When we are submitting a cover letter to a perspective employer, we want to showcase our skills and to communicate the fact that we have confidence.  In work preparedness classes we promote the idea that confident vocabulary and sentence structure is essential to having our cover letter read.  But where is the line between confidence and over confidence, and how do we teach that to our students?

I once received a homework assignment that was a sample cover letter written by a student.  The format was good, the sentences well formed, and there were no spelling mistakes. However, a few lines made me wince:  I am brilliant.  I am the best person that your company could hire.”  This surely was confidence, bordering on hubris, that may in fact have the same effect as grammatical error on the reader of the letter.  If I were the hiring manager, I’m not sure I would have read much further. So, where do we draw the line? Continue reading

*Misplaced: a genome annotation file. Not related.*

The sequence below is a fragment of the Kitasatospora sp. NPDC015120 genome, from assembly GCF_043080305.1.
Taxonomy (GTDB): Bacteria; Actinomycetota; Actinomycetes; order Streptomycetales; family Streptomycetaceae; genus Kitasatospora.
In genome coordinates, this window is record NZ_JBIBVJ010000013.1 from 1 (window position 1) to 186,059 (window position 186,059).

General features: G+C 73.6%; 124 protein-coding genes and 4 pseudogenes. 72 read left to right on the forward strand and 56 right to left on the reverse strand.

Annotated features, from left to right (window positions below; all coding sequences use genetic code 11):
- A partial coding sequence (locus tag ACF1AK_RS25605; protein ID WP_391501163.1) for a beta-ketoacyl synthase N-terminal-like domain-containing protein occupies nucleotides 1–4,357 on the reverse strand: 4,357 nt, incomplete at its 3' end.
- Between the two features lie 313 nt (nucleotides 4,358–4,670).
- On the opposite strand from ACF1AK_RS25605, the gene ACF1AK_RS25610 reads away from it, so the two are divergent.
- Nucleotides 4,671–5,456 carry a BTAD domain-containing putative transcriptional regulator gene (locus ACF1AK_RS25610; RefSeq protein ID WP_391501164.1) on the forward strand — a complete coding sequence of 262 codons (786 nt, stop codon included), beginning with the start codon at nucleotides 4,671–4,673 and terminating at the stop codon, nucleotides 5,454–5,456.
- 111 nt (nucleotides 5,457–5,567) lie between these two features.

POST COMMENT 4

Pragmatically Speaking

Image source: www.bigstockphoto.com
Image source: www.bigstockphoto.com

For the last 8 or 9 years I have been working in programs that deliver language instruction to adult newcomers who have language levels above CLB 7.  These people have high levels of education and have been professionally trained.  When I first started working with this demographic of students, I struggled with creating content that was relevant for my classes.  I found their language skills to be quite good, and I wondered what else I could offer them. 

Once I started to get to know them a little better, I came to understand that they were having difficulty obtaining employment.  This fact seemed counter intuitive to me because I know that Canada relies on immigration to sustain its workforce.  I had been taught that without immigration, Canada’s population would actually decline.  So, what exactly prevents them from getting a job? Continue reading

POST COMMENT 7